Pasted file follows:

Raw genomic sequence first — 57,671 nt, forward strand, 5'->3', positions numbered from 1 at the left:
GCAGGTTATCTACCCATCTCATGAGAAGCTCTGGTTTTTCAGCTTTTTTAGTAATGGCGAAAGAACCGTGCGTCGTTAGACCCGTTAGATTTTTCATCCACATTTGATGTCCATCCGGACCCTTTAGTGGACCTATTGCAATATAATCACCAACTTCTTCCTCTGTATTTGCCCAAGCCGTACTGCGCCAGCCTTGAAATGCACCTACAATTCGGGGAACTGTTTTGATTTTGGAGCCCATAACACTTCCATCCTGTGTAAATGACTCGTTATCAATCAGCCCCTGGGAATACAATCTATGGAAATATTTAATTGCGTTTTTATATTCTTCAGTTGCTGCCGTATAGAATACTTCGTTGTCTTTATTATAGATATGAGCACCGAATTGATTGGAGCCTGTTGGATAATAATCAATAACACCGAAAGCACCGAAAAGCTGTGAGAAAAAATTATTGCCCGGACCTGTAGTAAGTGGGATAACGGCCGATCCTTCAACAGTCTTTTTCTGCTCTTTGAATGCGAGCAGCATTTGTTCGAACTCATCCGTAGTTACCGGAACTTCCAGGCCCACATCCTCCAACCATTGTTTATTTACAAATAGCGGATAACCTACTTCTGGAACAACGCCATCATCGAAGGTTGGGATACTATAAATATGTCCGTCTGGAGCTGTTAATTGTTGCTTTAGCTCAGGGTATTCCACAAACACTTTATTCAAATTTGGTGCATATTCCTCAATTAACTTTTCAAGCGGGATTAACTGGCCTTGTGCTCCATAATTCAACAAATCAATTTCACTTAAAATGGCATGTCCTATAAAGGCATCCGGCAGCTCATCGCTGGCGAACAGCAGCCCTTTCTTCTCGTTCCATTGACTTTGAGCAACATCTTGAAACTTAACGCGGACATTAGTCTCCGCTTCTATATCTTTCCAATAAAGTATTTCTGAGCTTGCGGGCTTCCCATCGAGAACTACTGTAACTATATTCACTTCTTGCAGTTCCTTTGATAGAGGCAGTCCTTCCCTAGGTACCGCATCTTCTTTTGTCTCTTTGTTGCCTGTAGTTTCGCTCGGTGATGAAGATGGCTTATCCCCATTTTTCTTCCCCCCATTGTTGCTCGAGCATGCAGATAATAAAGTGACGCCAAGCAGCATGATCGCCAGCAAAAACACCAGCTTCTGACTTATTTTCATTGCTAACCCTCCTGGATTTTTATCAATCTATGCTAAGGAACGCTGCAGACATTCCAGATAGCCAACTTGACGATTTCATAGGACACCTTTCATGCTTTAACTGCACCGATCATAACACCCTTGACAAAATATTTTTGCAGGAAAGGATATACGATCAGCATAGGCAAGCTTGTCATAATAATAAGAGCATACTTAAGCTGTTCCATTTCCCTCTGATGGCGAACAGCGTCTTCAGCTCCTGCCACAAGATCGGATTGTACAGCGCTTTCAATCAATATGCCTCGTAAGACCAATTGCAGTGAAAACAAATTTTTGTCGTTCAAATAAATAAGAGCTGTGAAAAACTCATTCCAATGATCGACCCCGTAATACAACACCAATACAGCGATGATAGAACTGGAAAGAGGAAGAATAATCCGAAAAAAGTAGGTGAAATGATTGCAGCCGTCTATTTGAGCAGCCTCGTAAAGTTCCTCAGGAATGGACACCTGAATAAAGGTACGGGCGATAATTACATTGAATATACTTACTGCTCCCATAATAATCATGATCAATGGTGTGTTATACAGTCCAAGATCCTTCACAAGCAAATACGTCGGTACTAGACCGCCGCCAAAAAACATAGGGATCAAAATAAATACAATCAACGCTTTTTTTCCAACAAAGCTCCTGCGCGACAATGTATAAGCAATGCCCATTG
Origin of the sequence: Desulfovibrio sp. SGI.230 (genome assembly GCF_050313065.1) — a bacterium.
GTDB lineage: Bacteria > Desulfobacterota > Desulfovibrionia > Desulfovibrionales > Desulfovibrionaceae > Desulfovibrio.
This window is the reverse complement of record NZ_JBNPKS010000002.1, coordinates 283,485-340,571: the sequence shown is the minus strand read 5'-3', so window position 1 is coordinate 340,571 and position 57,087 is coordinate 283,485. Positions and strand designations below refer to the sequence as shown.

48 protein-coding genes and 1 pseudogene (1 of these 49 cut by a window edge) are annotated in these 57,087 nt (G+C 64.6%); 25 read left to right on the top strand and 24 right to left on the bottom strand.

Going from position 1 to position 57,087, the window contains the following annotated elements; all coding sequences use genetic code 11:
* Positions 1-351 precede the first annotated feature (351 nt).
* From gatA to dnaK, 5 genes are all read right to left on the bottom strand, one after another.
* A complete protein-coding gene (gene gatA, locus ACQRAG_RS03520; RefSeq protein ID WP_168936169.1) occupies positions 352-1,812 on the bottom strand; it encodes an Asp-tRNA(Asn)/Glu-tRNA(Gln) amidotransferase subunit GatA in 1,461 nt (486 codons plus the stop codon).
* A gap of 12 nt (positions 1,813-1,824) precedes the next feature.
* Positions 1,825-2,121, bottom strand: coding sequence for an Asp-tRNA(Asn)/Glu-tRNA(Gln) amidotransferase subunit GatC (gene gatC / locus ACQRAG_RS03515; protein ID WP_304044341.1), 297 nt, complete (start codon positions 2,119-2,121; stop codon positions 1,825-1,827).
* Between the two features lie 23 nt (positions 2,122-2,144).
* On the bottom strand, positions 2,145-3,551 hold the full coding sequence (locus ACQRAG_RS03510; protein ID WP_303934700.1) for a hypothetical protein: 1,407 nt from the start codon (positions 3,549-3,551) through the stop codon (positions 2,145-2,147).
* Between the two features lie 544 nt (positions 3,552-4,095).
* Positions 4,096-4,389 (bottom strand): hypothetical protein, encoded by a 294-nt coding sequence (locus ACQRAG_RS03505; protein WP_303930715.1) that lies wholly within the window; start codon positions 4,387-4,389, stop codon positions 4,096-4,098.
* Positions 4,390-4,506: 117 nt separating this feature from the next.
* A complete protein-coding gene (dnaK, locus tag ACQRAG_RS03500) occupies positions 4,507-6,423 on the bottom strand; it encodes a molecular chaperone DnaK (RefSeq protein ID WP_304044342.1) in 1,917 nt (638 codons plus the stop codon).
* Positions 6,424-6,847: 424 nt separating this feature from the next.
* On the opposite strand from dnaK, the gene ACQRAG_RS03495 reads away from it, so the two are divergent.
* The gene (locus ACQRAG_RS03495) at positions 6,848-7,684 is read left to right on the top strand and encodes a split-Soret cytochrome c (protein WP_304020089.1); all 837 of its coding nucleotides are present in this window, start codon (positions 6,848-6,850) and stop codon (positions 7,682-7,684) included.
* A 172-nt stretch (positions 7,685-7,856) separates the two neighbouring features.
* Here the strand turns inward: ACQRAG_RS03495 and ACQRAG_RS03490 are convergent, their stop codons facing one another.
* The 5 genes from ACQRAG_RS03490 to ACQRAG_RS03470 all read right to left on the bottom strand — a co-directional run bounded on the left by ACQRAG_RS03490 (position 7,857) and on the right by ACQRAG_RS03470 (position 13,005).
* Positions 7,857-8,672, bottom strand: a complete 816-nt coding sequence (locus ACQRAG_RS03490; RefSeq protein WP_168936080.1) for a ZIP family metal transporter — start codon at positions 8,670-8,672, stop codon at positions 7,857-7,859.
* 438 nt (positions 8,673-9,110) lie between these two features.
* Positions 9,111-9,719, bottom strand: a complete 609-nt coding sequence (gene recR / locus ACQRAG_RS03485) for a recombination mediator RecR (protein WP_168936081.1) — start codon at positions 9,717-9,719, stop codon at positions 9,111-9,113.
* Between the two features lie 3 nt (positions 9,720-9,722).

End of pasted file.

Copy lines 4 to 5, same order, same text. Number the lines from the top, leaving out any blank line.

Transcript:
GTDB lineage: Bacteria > Desulfobacterota > Desulfovibrionia > Desulfovibrionales > Desulfovibrionaceae > Desulfovibrio.
This window is the reverse complement of record NZ_JBNPKS010000002.1, coordinates 283,485-340,571: the sequence shown is the minus strand read 5'-3', so window position 1 is coordinate 340,571 and position 57,087 is coordinate 283,485. Positions and strand designations below refer to the sequence as shown.